Hello, friends!

As many of you already know, I blog about science, but I am first and foremost a science fiction writer (fingers crossed, soon to be a published science fiction writer!).

Back in 2010, I started this blog as a way to force myself to do the kind of research that I, as an aspiring Sci-Fi author, thought that I ought to be doing.  In the beginning, I really didn’t know much about science, except for some stuff I remembered learning in school.  And most of that stuff I remembered from school turned out to be wrong or, at best, only half true.

That’s one of the reasons I love being self educated.  Writing this blog has given me an opportunity to discover and correct many of the misconceptions I once had about science.  And my Sci-Fi writing has improved as a result.  I was recently looking over one of my old manuscripts.  So many silly misconceptions are on full display in that text.  Thank God that story never got published!

Another reason I love being self educated: doing deep dives on topics that I find interesting or that I think could be useful in my stories—topics like lithium mining, Troodon intelligence, or Venus’s unknown absorber.  The kinds of topics that never seem to get covered in school or that rarely get attention from the popular press.

I have, on occasion, surprised professional scientists with just how much I know about some weirdly specific topics.  And then I’ve surprised those same scientists with how much I don’t know about more ordinary, more generalized things.  That’s the peril of being self educated.  Your knowledge is splotchy, inconsistent.  You end up with these weird gaps in your knowledge, gaps that someone with a more traditional science education would not have.

And that’s why I keep blogging: because there’s still a whole lot I don’t know, and I’m sure I still have a lot of misconceptions in my head about science, and about other things too.  One thing I didn’t anticipate when I started this blog was how valuable a resource you, dear reader, would be.  You’ve asked me questions.  You’ve challenged me.  Some of you have pointed out my mistakes and suggested new avenues of research.

For that, I just want to say thank you, and please keep it up!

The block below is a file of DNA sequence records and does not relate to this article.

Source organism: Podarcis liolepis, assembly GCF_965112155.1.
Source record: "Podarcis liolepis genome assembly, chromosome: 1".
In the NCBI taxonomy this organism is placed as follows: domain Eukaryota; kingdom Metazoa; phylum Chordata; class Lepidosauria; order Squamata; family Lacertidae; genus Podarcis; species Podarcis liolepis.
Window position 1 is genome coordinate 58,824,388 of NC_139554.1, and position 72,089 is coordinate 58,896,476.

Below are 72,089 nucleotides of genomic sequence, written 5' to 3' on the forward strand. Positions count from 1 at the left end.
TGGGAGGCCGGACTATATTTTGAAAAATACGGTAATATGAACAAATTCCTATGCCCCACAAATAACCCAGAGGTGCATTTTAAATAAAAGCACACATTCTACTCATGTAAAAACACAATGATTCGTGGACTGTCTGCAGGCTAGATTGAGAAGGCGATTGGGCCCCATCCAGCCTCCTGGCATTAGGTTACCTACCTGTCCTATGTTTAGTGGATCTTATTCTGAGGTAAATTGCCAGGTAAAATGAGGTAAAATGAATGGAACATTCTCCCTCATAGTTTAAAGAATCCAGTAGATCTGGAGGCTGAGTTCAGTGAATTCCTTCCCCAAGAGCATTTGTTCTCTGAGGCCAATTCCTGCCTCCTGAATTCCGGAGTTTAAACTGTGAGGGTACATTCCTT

Next time on Planet Pailly, what if I told you Earth is not the perfect planet for life?

6 responses »

  1. The blotchiness often arises from trying to learn something via Wikipedia and internet articles, and individual scientific papers in isolation. One thing that can help is reading a general book on the topic. Not a book on someone’s radical new groundbreaking theory, but a book that just summarizes the current scientific consensus as of that point. If you really want to make sure you have a good grasp, read two or three of those books from different authors. There’s an appalling amount of BS out there, and sometimes getting grounded in the basics helps tremendously.

    Of course, that doesn’t enable you to come up with your own radical new groundbreaking theory. Even if you’re well read in a subject, it’s very difficult not to make first year grad student mistakes, unless your education has been thorough enough to move past that point, which is very difficult to do unless you’ve already been a first year grad student in that field.

    Liked by 2 people

    • J.S. Pailly says:

      That’s great advise. I started out reading some of Isaac Asimov’s books about science. Some of the specific information is out of date, of course, but the general knowledge still gave me a good foundation to start building on.

      With astrobiology and space exploration in general, I’ve gotten a lot out of the writings of David Grinspoon and John Willis. They do slip their own opinions in there, but they also make a point of explaining alternate points of view.

      And whenever I read an author who obviously has their own agenda or their own ax to grind, like Robert Zubrin, I make a point to go find other authors who disagree.

      Liked by 1 person

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